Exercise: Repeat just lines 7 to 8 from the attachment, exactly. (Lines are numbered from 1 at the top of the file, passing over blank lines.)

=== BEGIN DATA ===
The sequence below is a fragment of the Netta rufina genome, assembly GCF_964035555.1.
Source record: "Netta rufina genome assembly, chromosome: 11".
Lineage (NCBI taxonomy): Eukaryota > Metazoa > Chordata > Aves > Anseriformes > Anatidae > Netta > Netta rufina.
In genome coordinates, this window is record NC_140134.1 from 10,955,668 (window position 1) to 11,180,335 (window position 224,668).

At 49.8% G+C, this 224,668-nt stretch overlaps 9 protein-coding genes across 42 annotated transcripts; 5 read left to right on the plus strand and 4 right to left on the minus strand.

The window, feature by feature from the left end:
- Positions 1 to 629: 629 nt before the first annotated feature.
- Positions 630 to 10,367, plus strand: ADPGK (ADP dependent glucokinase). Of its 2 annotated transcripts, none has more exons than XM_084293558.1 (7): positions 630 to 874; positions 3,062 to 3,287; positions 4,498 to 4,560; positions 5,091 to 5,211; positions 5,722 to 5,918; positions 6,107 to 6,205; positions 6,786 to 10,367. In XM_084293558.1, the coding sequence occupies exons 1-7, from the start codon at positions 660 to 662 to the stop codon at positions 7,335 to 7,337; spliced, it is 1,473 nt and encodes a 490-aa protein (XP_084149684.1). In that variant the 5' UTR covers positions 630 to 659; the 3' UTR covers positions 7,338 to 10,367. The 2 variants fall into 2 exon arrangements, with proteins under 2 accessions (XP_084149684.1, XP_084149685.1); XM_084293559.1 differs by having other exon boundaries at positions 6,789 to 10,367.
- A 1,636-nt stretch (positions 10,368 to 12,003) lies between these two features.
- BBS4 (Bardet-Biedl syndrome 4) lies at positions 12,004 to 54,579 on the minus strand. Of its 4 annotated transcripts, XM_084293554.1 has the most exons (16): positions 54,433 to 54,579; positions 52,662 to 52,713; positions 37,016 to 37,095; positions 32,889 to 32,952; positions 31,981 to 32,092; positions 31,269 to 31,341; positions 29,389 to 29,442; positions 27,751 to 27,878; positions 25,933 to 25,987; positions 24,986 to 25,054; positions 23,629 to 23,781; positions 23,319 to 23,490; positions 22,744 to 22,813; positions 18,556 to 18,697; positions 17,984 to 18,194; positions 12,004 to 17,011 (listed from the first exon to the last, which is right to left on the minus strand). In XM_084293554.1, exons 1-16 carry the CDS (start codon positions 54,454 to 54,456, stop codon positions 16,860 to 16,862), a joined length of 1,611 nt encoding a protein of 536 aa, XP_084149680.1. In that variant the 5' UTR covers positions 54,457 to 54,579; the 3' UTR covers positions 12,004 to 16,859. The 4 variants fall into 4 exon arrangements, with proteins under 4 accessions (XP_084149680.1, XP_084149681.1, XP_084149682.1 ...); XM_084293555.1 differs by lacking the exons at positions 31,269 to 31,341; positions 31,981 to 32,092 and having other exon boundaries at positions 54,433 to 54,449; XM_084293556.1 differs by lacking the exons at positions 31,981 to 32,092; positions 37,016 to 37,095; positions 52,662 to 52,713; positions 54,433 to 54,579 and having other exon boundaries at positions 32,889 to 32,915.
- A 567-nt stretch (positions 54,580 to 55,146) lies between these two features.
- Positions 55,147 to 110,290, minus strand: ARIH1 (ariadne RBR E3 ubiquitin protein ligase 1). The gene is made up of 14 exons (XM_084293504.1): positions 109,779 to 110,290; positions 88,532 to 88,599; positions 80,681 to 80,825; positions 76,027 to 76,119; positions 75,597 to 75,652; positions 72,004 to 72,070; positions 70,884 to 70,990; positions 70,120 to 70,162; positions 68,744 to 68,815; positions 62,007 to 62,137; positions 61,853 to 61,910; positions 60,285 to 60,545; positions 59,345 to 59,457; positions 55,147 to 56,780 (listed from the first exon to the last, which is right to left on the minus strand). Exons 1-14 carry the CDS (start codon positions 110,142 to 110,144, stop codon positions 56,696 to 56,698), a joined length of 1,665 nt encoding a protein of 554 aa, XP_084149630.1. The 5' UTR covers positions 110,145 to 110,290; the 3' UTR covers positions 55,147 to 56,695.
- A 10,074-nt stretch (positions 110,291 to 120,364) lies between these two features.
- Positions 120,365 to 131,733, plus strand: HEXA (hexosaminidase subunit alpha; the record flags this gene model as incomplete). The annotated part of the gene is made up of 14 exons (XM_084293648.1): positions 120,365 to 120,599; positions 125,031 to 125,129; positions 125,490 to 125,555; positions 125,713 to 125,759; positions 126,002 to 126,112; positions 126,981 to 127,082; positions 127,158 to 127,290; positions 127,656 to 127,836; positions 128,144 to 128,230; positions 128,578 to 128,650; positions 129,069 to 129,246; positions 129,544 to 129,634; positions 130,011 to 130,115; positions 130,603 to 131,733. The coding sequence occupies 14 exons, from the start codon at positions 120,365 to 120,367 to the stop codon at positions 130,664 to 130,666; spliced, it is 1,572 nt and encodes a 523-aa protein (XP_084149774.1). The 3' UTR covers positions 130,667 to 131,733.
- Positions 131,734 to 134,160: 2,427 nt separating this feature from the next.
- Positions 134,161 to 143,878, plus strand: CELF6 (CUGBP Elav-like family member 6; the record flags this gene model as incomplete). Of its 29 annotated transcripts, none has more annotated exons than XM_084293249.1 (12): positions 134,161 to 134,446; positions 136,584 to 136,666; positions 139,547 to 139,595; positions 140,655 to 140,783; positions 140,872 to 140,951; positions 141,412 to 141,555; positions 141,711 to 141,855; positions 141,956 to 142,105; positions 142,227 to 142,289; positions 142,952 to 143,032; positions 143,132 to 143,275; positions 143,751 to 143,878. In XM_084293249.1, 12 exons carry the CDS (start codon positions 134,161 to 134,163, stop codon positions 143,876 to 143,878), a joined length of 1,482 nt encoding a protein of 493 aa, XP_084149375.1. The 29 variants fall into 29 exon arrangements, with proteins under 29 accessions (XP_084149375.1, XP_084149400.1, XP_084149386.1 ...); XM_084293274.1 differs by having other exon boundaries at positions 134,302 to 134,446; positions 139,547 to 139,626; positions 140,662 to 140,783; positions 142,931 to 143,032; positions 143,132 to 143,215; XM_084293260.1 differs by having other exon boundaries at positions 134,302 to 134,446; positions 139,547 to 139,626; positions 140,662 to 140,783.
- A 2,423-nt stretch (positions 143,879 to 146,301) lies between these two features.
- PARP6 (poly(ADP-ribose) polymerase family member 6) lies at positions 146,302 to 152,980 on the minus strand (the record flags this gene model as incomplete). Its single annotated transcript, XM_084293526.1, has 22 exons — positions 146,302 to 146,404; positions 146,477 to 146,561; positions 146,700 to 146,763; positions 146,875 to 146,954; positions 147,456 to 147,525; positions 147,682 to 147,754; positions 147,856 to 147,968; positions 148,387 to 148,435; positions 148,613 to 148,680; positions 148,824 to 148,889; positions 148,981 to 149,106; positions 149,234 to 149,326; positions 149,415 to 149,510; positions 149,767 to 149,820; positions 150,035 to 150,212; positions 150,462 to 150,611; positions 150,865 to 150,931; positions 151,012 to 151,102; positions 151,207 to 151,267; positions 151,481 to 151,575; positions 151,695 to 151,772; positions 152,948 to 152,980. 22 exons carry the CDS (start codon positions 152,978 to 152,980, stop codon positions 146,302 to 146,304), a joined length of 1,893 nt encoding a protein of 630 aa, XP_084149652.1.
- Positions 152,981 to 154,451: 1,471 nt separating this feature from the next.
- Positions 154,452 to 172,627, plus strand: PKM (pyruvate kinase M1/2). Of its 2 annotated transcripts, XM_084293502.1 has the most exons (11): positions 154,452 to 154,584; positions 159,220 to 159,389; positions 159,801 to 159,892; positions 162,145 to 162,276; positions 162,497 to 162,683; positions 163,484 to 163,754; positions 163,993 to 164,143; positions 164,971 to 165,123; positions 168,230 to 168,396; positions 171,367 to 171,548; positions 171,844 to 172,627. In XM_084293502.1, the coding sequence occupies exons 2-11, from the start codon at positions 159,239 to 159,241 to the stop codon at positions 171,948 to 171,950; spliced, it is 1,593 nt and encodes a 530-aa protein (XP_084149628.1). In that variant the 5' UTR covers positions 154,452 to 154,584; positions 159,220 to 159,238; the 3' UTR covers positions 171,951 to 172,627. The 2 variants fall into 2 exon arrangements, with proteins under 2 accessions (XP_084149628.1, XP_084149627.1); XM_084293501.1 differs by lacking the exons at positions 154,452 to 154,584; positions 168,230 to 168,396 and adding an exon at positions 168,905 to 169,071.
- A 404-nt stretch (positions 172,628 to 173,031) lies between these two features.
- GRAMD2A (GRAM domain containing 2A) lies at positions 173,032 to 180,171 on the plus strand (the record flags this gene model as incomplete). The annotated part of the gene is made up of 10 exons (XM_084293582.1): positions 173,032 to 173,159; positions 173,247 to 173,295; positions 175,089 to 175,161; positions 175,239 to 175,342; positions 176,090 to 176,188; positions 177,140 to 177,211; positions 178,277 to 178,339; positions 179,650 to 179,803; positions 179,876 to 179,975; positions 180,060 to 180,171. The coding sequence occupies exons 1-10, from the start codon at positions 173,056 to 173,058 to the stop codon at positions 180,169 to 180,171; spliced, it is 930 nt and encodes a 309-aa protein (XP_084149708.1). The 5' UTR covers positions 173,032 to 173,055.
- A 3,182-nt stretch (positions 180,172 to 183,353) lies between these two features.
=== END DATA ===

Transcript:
- Positions 1 to 629: 629 nt before the first annotated feature.
- Positions 630 to 10,367, plus strand: ADPGK (ADP dependent glucokinase). Of its 2 annotated transcripts, none has more exons than XM_084293558.1 (7): positions 630 to 874; positions 3,062 to 3,287; positions 4,498 to 4,560; positions 5,091 to 5,211; positions 5,722 to 5,918; positions 6,107 to 6,205; positions 6,786 to 10,367. In XM_084293558.1, the coding sequence occupies exons 1-7, from the start codon at positions 660 to 662 to the stop codon at positions 7,335 to 7,337; spliced, it is 1,473 nt and encodes a 490-aa protein (XP_084149684.1). In that variant the 5' UTR covers positions 630 to 659; the 3' UTR covers positions 7,338 to 10,367. The 2 variants fall into 2 exon arrangements, with proteins under 2 accessions (XP_084149684.1, XP_084149685.1); XM_084293559.1 differs by having other exon boundaries at positions 6,789 to 10,367.